Pro-environmental values do not necessarily lead to action (Barr, 2006).

When you are directly quoting an author (i.e. reproducing someone else’s work word for word) use quotation marks (“-”) and provide a reference which includes page number(s) to indicate where the quote is to be found in the original source, like this:

Values are “guiding principles in the life of a person or other social entity” (Schwartz, 1994, p.21).

Avoid using a lot of quotes; more than 2 or 3 in an essay normally means you are not expressing ideas in your own words enough.

If you copy statistics, tables, diagrams etc directly from others’ work you should clearly cite the source, including a page number if possible.

Avoid Secondary Citation

Citing sources you have not personally read, which appear in someone else’s work, is called ‘secondary citation’ and is a form of academic misconduct as it misrepresents the work you have done.

If you read an article/book by author Y that refers to work by author X, and you want to discuss the work of Author X in your assignment, read Author X’s work and give your own summary of it. If that is not possible, then you should cite what you have read about Author X’s work in Author Y’s article/book. This will look like this:

Zhang, 2015, as cited by Smith, 2019 OR Zhang, 2015, in Smith, 2019

Include a Reference List/Bibliography

You should list all the sources you have cited in a reference list at the end of your assignment.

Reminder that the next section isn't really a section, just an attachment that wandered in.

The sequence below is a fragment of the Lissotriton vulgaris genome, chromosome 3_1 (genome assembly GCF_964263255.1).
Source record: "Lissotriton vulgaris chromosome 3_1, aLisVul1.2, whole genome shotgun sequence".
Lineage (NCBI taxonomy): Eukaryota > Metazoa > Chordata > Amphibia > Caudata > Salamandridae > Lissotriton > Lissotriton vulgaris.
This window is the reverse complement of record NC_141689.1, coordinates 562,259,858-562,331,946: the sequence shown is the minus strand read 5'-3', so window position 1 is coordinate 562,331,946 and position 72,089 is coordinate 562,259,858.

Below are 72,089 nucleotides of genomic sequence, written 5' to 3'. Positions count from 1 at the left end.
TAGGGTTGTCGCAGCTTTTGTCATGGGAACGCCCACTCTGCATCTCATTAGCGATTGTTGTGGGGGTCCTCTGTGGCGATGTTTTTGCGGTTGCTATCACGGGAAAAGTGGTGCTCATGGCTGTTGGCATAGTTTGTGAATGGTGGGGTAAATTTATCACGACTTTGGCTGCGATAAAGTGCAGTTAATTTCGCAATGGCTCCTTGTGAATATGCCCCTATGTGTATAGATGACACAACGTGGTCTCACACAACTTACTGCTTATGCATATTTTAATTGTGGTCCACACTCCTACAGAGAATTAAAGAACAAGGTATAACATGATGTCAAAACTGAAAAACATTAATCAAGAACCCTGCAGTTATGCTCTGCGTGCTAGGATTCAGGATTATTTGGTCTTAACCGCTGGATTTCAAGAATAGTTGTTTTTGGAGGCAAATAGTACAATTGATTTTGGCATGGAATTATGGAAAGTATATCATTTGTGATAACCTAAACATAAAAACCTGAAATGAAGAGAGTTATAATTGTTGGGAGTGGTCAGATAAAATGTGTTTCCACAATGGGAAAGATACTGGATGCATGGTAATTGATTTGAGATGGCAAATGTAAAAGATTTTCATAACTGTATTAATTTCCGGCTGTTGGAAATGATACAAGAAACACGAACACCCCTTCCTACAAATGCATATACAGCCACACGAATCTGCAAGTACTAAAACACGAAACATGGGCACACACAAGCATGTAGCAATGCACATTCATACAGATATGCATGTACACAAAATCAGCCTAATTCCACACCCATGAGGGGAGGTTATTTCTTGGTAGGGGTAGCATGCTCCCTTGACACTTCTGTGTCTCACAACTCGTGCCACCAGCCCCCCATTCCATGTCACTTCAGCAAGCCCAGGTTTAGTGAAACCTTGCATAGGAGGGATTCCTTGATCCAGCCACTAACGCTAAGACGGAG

You must never copy from an assignment you previously submitted for credit, either at this university or another, unless your course organiser expressly permits you to do so.

If you retake a course, an assignment (or any part of it) submitted one year cannot be resubmitted in a different year. Similarly, you must not copy from a previously submitted assignment into a resit assignment for the same course, or from an assignment for one course into an assignment for a different course, either in the same year or a different year.

It is possible that you will be asked to reflect on the same topic (e.g. an intended research project) in more than one assignment. In this situation, it is acceptable to revisit the same ideas or bodies of scholarship. However, you must never reproduce text submitted for credit on another course, or closely paraphrase such texts.

Use of Similarity Checking software (Turnitin)

To detect plagiarism we use Turnitin, which compares your assignments against a constantly-updated global database of existing work.

If you are found to have included plagiarised or self-plagiarised material in your work, this will be reported to an Academic Misconduct Officer for investigation. Penalties range from 10 marks deducted to the assignment grade being reduced to zero.